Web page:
Westland Milk Products, the Hokitika-based dairy cooperative, has overtaken rival Fonterra Co-operative Group [NZX: FCG] in cutting its forecast payout to farmers, citing falling global dairy prices and the persistent strength in the kiwi dollar.
The cooperative revised its payout forecast to between $5.40 and $5.80 per kilogram of milk solids before retentions in the 2014/15 season, down from between the $6 and $6.40 kg/MS forecast in July. Chief executive Rod Quin pointed to the 12 percent drop in skim milk powder prices at the last GlobalDairyTrade auction, which makes up a substantial proportion of Westland's production as weighing on the new forecast.
"The reduction is driven by falls in prices across the global and the continued high value of the New Zealand dollar," Quin said in a statement. "Our traditional reliance bulk dairy commodities such as skim milk makes us more vulnerable to the cyclical swings of the international dairy market."
Fonterra yesterday affirmed its forecast payout at $6 kg/MS, saying it expects commodity prices to improve later this year or early in 2015, with global dairy demand continuing to grow.
The GDT price index slipped 0.6 percent to a two-year low of US$3,000 in the GlobalDairyTrade auction on Aug. 20, as a percent slump in skim milk powder was partly offset by a 3.4 percent gain for whole milk powder.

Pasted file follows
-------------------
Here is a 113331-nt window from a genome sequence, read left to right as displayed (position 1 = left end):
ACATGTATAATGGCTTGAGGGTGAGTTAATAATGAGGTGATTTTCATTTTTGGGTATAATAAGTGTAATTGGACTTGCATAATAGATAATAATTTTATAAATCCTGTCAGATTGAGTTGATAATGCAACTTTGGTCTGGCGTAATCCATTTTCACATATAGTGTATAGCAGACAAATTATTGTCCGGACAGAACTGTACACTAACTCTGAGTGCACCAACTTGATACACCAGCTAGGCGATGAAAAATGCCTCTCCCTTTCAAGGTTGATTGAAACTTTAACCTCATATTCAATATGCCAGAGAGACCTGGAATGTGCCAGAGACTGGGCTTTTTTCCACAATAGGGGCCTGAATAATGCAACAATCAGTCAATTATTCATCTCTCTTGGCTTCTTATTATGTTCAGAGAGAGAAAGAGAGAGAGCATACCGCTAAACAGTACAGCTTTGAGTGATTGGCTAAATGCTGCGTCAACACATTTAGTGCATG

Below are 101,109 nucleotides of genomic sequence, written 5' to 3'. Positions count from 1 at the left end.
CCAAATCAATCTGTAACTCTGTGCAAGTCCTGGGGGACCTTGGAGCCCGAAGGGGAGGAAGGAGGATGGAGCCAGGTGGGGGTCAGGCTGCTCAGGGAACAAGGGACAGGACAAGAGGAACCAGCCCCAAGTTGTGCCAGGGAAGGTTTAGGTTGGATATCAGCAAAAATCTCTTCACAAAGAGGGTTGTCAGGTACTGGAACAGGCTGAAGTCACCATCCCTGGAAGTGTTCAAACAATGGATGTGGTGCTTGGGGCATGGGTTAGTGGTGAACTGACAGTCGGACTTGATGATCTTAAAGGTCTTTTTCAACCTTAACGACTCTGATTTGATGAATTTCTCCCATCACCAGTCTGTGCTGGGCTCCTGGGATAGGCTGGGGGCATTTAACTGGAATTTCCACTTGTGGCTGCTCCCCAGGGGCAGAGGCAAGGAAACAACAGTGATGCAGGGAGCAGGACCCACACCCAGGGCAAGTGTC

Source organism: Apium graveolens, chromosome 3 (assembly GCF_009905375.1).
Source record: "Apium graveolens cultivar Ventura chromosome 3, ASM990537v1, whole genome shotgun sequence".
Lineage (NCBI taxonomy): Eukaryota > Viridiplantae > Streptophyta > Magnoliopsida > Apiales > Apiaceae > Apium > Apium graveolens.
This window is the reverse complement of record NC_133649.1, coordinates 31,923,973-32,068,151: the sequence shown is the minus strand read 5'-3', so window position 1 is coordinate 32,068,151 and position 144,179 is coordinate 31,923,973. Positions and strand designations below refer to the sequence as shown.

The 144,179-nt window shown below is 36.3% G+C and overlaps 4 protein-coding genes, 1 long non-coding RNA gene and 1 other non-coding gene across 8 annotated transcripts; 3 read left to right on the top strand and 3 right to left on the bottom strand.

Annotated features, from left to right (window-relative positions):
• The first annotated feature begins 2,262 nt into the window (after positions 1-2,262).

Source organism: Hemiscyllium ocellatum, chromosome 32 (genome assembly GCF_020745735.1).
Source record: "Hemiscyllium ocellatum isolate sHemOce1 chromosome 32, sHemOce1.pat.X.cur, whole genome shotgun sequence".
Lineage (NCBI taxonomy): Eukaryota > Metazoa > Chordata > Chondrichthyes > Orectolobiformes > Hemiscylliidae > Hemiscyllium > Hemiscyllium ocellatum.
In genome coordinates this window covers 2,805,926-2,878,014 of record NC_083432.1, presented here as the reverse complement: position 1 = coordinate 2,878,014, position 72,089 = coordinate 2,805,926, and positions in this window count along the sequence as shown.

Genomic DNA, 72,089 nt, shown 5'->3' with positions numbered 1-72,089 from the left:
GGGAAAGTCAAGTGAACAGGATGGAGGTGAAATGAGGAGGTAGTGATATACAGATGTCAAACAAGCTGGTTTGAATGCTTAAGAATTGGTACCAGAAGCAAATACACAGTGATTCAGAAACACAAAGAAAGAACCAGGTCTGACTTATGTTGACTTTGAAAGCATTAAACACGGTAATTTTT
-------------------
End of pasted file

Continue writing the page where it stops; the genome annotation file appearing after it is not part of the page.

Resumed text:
Westland's Quin said the company is continuing with its strategy to grow production of higher value nutritional products such as infant formula, including its recent $102 million investment in a drier at Hokitka to shift more production to those products.
This article is tagged with the following keywords. Find out more about MyNBR Tags
Most listened to
- Trade Me gets fewer snooping requests from govt agencies – but others report mixed results
- NBR's Jenny Ruth outlines the latest development in legal battles in the human resources world
- ‘I can’t understand what their issue is’ – TV3’s Mike McRoberts on Fairfax, NZME’s Rio Olympics boycott
- National's 10% poll jump isn't believable - but the party's support does seem to be holding up
- Nevil Gibson's Editor's Insight names those most affected by the phase-out of ETS subsidies